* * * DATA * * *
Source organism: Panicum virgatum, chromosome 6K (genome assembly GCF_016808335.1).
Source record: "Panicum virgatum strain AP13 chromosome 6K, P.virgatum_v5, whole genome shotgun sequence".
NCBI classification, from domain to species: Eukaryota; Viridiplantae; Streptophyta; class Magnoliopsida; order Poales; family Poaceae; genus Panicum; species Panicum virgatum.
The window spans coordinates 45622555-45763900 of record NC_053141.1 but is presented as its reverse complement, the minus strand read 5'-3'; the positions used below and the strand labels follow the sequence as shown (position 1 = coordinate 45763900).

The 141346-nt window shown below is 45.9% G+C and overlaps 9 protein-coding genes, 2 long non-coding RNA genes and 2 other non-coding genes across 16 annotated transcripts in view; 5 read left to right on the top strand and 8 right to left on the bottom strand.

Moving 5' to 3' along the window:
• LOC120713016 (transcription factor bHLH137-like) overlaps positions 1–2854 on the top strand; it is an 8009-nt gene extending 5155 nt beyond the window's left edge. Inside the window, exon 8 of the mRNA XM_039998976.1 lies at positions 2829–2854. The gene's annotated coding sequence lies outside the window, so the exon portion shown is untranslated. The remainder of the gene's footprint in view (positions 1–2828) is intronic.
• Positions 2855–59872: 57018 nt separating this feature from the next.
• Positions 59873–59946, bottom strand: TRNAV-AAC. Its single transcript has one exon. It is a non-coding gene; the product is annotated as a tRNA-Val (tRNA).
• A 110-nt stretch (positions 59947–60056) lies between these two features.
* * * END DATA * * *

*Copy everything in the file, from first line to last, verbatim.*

Source organism: Panicum virgatum, chromosome 6K (genome assembly GCF_016808335.1).
Source record: "Panicum virgatum strain AP13 chromosome 6K, P.virgatum_v5, whole genome shotgun sequence".
NCBI classification, from domain to species: Eukaryota; Viridiplantae; Streptophyta; class Magnoliopsida; order Poales; family Poaceae; genus Panicum; species Panicum virgatum.
The window spans coordinates 45622555-45763900 of record NC_053141.1 but is presented as its reverse complement, the minus strand read 5'-3'; the positions used below and the strand labels follow the sequence as shown (position 1 = coordinate 45763900).

The 141346-nt window shown below is 45.9% G+C and overlaps 9 protein-coding genes, 2 long non-coding RNA genes and 2 other non-coding genes across 16 annotated transcripts in view; 5 read left to right on the top strand and 8 right to left on the bottom strand.

Moving 5' to 3' along the window:
• LOC120713016 (transcription factor bHLH137-like) overlaps positions 1–2854 on the top strand; it is an 8009-nt gene extending 5155 nt beyond the window's left edge. Inside the window, exon 8 of the mRNA XM_039998976.1 lies at positions 2829–2854. The gene's annotated coding sequence lies outside the window, so the exon portion shown is untranslated. The remainder of the gene's footprint in view (positions 1–2828) is intronic.
• Positions 2855–59872: 57018 nt separating this feature from the next.
• Positions 59873–59946, bottom strand: TRNAV-AAC. Its single transcript has one exon. It is a non-coding gene; the product is annotated as a tRNA-Val (tRNA).
• A 110-nt stretch (positions 59947–60056) lies between these two features.